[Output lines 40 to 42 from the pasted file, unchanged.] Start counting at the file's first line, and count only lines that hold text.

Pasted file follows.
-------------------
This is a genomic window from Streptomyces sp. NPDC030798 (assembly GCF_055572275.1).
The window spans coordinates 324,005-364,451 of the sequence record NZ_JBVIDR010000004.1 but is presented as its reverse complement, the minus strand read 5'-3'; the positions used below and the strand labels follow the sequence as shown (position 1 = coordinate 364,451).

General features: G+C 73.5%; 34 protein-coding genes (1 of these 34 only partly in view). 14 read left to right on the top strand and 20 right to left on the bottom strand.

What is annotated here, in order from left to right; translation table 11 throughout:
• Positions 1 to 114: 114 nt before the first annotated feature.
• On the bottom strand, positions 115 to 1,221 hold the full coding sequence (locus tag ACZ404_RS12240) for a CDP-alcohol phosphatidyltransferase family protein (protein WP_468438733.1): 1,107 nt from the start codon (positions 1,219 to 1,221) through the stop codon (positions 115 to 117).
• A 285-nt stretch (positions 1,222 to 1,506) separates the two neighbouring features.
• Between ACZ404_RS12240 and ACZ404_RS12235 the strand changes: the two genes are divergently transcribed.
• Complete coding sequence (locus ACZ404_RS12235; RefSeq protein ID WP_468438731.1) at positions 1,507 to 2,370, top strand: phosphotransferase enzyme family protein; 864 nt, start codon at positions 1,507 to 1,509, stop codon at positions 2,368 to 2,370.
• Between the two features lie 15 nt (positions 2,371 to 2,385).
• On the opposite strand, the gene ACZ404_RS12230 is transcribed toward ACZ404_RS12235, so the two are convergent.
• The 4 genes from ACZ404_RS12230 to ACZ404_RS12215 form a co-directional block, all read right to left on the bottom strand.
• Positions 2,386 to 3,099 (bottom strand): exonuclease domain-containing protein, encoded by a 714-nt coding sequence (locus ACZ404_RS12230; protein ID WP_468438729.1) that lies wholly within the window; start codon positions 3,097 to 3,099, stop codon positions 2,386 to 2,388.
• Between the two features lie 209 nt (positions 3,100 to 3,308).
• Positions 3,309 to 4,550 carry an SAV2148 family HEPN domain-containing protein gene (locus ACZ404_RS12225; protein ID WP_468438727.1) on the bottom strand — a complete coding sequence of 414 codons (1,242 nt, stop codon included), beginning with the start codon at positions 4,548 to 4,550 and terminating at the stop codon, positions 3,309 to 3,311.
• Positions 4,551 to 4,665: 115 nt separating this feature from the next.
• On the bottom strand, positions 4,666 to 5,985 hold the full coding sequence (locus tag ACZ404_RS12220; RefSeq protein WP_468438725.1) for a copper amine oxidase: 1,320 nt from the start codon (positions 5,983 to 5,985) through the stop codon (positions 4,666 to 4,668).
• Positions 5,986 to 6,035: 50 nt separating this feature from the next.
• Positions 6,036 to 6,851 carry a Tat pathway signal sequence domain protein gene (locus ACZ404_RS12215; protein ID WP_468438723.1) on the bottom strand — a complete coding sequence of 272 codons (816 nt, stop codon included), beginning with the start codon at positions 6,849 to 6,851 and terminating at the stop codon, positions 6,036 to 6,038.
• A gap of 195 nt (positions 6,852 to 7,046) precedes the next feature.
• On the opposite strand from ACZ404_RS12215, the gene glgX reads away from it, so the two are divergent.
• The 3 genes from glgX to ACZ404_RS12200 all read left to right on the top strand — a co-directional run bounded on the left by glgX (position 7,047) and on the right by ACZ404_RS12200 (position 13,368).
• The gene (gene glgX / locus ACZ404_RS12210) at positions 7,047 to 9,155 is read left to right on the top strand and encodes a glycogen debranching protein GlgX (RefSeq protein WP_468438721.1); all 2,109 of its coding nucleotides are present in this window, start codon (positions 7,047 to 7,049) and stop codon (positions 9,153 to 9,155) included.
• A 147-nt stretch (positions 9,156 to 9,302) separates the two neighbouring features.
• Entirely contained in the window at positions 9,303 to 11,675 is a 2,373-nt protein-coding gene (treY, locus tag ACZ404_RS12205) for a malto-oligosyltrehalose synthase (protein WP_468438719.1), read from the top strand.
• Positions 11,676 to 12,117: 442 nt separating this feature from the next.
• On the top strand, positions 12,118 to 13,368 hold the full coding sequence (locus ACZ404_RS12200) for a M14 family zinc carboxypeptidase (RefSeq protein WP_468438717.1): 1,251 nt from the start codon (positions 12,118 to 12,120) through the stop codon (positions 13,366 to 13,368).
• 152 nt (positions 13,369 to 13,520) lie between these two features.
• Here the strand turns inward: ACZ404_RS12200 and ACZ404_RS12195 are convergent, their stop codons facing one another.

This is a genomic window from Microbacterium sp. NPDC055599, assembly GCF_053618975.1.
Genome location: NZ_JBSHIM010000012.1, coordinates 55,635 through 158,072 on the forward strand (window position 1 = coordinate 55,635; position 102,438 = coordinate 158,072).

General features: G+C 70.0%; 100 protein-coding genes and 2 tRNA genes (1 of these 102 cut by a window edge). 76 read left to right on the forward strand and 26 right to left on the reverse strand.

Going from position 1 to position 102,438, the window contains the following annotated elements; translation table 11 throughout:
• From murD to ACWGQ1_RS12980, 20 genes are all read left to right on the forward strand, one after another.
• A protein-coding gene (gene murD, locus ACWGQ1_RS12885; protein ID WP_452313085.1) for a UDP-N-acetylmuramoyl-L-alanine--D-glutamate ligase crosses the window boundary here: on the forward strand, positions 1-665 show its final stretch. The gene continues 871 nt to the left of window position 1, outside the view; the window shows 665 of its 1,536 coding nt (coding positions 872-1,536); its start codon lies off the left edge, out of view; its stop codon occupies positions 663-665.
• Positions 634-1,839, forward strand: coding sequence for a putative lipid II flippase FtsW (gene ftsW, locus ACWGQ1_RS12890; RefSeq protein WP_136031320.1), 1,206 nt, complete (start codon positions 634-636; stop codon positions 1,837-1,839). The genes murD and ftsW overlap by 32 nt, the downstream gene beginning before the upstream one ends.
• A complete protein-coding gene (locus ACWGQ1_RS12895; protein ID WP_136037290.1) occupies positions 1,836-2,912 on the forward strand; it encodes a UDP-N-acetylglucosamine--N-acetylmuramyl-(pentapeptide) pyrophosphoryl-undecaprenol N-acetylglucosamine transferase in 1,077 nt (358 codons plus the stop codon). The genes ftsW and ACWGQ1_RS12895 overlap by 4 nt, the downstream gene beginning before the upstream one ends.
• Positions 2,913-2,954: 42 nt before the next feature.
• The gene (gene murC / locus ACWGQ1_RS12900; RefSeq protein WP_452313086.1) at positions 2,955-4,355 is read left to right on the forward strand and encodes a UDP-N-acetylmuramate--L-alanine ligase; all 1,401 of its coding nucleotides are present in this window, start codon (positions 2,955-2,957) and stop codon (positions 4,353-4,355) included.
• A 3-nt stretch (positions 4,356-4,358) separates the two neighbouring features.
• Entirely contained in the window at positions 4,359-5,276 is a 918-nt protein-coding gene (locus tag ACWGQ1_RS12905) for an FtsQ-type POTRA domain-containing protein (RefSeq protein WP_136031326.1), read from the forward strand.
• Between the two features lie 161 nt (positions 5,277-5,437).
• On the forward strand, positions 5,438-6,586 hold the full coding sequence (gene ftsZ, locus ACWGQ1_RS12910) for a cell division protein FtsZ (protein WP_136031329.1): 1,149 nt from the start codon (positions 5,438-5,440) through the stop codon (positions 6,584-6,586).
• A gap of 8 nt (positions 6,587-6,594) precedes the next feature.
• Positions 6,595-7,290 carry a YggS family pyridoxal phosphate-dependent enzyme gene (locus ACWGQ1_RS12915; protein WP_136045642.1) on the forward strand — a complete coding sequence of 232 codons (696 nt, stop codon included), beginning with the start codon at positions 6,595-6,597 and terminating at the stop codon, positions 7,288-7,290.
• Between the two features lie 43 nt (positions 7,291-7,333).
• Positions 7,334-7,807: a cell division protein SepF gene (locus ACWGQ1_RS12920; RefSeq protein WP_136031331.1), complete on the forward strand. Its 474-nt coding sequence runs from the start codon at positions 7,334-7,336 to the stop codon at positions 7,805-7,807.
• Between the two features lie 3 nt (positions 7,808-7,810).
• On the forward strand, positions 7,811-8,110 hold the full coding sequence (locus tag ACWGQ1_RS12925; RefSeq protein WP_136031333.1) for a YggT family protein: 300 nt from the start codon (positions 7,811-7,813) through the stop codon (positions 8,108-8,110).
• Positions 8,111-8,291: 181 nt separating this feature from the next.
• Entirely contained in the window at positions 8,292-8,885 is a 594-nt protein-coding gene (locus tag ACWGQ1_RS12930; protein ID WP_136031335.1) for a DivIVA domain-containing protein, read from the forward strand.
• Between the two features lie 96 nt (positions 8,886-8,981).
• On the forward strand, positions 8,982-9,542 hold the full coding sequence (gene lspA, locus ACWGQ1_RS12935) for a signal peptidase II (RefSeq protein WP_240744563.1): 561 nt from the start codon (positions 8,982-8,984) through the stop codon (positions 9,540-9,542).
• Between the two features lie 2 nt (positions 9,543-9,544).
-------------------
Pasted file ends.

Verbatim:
• A 3-nt stretch (positions 4,356-4,358) separates the two neighbouring features.
• Entirely contained in the window at positions 4,359-5,276 is a 918-nt protein-coding gene (locus tag ACWGQ1_RS12905) for an FtsQ-type POTRA domain-containing protein (RefSeq protein WP_136031326.1), read from the forward strand.
• Between the two features lie 161 nt (positions 5,277-5,437).